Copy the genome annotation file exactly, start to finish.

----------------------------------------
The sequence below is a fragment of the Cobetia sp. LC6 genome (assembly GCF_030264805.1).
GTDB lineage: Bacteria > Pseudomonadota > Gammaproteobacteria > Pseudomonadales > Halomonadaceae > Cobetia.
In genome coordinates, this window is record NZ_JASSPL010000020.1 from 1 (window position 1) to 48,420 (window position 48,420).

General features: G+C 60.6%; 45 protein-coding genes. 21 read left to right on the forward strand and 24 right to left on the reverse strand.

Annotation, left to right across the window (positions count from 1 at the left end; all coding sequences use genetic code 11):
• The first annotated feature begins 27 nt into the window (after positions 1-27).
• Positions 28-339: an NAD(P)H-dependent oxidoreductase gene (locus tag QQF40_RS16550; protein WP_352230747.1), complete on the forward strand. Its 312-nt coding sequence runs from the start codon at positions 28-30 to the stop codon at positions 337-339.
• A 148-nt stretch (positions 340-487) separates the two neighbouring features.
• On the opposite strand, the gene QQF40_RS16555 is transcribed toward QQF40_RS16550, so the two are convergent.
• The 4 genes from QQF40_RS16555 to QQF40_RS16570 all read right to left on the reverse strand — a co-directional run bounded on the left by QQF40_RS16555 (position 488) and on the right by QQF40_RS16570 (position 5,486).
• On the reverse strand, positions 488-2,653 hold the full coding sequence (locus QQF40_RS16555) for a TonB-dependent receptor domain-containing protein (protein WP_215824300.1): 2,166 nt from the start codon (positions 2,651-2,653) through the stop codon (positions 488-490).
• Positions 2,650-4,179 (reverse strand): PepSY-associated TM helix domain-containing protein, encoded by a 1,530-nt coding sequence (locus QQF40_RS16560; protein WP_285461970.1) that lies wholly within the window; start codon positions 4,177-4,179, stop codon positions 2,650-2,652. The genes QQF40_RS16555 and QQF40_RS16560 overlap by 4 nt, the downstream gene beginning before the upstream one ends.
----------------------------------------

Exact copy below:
The sequence below is a fragment of the Cobetia sp. LC6 genome (assembly GCF_030264805.1).
GTDB lineage: Bacteria > Pseudomonadota > Gammaproteobacteria > Pseudomonadales > Halomonadaceae > Cobetia.
In genome coordinates, this window is record NZ_JASSPL010000020.1 from 1 (window position 1) to 48,420 (window position 48,420).

General features: G+C 60.6%; 45 protein-coding genes. 21 read left to right on the forward strand and 24 right to left on the reverse strand.

Annotation, left to right across the window (positions count from 1 at the left end; all coding sequences use genetic code 11):
• The first annotated feature begins 27 nt into the window (after positions 1-27).
• Positions 28-339: an NAD(P)H-dependent oxidoreductase gene (locus tag QQF40_RS16550; protein WP_352230747.1), complete on the forward strand. Its 312-nt coding sequence runs from the start codon at positions 28-30 to the stop codon at positions 337-339.
• A 148-nt stretch (positions 340-487) separates the two neighbouring features.
• On the opposite strand, the gene QQF40_RS16555 is transcribed toward QQF40_RS16550, so the two are convergent.
• The 4 genes from QQF40_RS16555 to QQF40_RS16570 all read right to left on the reverse strand — a co-directional run bounded on the left by QQF40_RS16555 (position 488) and on the right by QQF40_RS16570 (position 5,486).
• On the reverse strand, positions 488-2,653 hold the full coding sequence (locus QQF40_RS16555) for a TonB-dependent receptor domain-containing protein (protein WP_215824300.1): 2,166 nt from the start codon (positions 2,651-2,653) through the stop codon (positions 488-490).
• Positions 2,650-4,179 (reverse strand): PepSY-associated TM helix domain-containing protein, encoded by a 1,530-nt coding sequence (locus QQF40_RS16560; protein WP_285461970.1) that lies wholly within the window; start codon positions 4,177-4,179, stop codon positions 2,650-2,652. The genes QQF40_RS16555 and QQF40_RS16560 overlap by 4 nt, the downstream gene beginning before the upstream one ends.